Tin’s hidden chamber is third in the Labyrinth. He divulges hidden secrets, historical tales, truths of creation; but like everything else in Labyrinth Disme, it is a trick of burned abilities.
He has a following in every major city, from New York to Tel Aviv. They come with questions of love and longing, wellness, both physical and monetary, questions about their heritage, their god, their unborn children. Tin, the showman that he is, answers them.
We are in Australia, I think. I can never be sure.
The hour is so late that even the stragglers are departing the Labyrinth, finding exit routes far easier than they had found entrances. A tip to Penny’s Disme, no doubt.
I wander into Tin’s chamber and sit across from him. There are candles burning on a multitude of open surfaces. My face is flush in the cramped space, a perfect circle with not stripes on the tent walls but tall numerals. Ticking clocks sit on the floor, hang from strung wires, and sit perched on wooden stilts. An open homage to his Mark.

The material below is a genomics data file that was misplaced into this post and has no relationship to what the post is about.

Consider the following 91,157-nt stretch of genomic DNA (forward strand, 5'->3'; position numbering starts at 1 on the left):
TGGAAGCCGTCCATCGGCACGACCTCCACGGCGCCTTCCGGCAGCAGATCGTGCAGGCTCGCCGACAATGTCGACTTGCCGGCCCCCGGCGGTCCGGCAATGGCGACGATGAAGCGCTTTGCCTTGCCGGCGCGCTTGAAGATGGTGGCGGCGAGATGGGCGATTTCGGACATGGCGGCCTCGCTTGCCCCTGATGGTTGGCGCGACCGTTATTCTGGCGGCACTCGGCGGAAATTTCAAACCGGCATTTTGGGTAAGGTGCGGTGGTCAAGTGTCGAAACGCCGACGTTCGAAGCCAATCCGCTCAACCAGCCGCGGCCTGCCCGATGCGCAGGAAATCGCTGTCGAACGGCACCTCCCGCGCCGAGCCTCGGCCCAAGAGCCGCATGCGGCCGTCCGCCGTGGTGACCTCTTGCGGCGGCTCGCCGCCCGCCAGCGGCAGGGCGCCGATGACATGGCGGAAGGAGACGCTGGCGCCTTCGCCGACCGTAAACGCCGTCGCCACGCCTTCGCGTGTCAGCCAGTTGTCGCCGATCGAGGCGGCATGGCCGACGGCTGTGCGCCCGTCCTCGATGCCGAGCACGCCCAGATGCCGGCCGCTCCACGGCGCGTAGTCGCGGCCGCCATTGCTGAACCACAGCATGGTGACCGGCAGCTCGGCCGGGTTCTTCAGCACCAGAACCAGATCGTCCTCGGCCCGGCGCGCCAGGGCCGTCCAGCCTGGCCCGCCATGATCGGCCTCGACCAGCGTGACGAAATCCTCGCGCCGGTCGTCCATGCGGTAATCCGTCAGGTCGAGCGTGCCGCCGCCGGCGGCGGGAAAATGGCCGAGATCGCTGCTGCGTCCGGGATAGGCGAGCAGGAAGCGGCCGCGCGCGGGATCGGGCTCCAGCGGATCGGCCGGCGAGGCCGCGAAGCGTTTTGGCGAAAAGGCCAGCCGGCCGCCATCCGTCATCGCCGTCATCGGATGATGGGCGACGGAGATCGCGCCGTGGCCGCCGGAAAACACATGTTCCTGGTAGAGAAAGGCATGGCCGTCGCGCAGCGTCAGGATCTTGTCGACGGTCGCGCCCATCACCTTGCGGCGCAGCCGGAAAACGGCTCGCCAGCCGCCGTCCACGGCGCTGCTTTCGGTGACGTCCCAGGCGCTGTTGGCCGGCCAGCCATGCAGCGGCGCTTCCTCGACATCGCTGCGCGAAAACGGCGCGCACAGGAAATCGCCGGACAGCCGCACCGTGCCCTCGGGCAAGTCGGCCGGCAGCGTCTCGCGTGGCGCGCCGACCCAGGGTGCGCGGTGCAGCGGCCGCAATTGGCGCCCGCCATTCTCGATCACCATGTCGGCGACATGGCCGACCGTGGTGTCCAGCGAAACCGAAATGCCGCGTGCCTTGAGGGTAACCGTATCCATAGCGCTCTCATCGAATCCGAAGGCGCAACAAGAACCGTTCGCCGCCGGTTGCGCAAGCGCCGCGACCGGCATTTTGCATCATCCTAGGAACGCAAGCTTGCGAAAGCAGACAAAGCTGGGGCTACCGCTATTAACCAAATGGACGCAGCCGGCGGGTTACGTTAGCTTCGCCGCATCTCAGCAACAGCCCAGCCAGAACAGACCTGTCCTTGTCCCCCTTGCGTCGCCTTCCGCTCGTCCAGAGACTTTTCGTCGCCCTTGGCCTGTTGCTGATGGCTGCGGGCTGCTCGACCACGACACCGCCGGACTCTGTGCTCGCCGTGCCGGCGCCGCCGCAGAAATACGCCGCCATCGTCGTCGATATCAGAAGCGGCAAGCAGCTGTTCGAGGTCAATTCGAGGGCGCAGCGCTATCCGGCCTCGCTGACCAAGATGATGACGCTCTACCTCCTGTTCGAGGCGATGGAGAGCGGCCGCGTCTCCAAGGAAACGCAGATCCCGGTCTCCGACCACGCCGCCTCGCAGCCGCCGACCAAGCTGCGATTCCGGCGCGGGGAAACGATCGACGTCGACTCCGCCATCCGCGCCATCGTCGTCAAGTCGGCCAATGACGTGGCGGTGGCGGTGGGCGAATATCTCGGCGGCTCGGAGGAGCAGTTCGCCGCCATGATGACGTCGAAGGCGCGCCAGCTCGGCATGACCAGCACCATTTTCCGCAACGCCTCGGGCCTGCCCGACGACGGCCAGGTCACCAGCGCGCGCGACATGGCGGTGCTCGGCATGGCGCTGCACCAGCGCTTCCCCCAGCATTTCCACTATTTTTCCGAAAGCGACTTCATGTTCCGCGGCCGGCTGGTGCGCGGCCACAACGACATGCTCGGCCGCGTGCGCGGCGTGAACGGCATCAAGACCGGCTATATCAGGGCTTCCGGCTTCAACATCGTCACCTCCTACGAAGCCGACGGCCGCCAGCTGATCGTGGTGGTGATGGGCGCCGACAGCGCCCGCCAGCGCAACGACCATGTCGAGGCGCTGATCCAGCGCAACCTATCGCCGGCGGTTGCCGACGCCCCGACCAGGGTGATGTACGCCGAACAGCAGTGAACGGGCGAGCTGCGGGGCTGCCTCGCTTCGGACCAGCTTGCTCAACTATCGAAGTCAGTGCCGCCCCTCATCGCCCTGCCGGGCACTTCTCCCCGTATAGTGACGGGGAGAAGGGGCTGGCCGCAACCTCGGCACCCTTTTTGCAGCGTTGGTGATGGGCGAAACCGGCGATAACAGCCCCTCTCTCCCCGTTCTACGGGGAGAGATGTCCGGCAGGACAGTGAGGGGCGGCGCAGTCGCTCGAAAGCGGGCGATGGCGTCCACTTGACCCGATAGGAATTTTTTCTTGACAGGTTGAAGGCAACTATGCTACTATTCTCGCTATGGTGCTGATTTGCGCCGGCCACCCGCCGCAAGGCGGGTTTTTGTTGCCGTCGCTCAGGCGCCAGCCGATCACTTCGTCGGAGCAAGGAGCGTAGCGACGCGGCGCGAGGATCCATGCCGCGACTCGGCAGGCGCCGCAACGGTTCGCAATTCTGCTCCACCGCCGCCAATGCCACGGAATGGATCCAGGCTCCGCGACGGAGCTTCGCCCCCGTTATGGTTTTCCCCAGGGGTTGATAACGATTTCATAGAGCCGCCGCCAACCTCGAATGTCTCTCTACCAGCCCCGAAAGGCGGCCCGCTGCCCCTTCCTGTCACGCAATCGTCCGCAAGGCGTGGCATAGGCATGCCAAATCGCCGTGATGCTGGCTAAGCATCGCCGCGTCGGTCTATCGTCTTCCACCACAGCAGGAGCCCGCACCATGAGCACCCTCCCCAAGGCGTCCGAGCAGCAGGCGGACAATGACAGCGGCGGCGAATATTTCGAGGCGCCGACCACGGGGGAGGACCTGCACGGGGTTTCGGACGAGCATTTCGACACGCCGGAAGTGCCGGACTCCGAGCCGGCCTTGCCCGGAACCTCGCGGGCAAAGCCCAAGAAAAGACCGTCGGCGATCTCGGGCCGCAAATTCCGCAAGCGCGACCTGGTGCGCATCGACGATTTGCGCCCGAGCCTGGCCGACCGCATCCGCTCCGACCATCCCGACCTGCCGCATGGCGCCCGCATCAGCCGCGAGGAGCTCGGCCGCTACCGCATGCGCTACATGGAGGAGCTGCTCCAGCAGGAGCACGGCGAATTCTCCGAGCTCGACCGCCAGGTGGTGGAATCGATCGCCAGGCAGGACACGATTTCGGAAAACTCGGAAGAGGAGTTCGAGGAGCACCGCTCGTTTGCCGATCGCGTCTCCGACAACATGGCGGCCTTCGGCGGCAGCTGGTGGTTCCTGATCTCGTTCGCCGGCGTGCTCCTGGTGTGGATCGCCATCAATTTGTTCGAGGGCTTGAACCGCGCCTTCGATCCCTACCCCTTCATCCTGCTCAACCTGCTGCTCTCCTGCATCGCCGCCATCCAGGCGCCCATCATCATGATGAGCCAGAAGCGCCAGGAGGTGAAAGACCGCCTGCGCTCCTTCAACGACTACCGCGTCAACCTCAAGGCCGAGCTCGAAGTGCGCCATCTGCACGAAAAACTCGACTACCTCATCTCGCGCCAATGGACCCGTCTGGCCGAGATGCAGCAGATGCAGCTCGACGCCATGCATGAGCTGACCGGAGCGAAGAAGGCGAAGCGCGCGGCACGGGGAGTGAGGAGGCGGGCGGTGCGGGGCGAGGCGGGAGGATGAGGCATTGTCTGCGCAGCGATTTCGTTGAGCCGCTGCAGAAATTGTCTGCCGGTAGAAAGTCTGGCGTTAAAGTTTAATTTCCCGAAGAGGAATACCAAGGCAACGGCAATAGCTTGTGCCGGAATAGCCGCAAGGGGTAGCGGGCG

“You come with questions,” Tin says in his monotone voice.
I wave a hand in front of his tired face. “It’s me.”
It takes him a moment. “Oh, Gavin. What can I do you for?”
I tilt my head to one side. “Where were you just now?”
“The Garden of Eden,” he says. “I was enjoying the fruit.”
I wonder if he’s making a joke.
“And you? Who are you right now?”
“Me and myself.” I am twenty-one. I am twenty-one.
Tin smiles and nods, cording his face into wrinkles. He isn’t as old as he appears, though his eyes have been fogged over for as long as I can remember. I’ve always wondered if he’s blind, in the conventional sense, but I’ve never asked.
“You’ve come about a girl,” Tin mutters, standing just enough to bend at the waist and crack his back. He sinks onto his seat with a lanuginose sigh.
“The girl,” I say.
“Ah, Sen. I thought you two were still in a row.”
“A constant.” Not that we fight often, of course. I have a job to do; to get Sen safely to her portal. A job I haven’t succeeded at.
Tin chuckles. “Still not so hot with the ladies?”
My cheeks warm with the flickering candlelight. “Sen isn’t a lady…so to speak.”
“A girl is a girl is a girl.”
Tin cracks his knuckles. “What do you want to know?”
“I was wondering if you could find her portal.”
To my surprise, Tin frowns at me. I watch his lip draw up and quiver slightly before he composes himself. “Sure, son. I’ll have a look.”
The elf has the boar by the tusks. I am ninety-four. I am eight.
The pixie is clenched around the throat by the hunter. I am two-hundred, seventeen. I am forty-three.
The Siren is singing to the black dog. I am. I am.
Their battles fade, falling away into the cavernous background and playing like a soft din of strings over rowdy dinner guests. This is familiar to me.
Gavin, Sen breathes.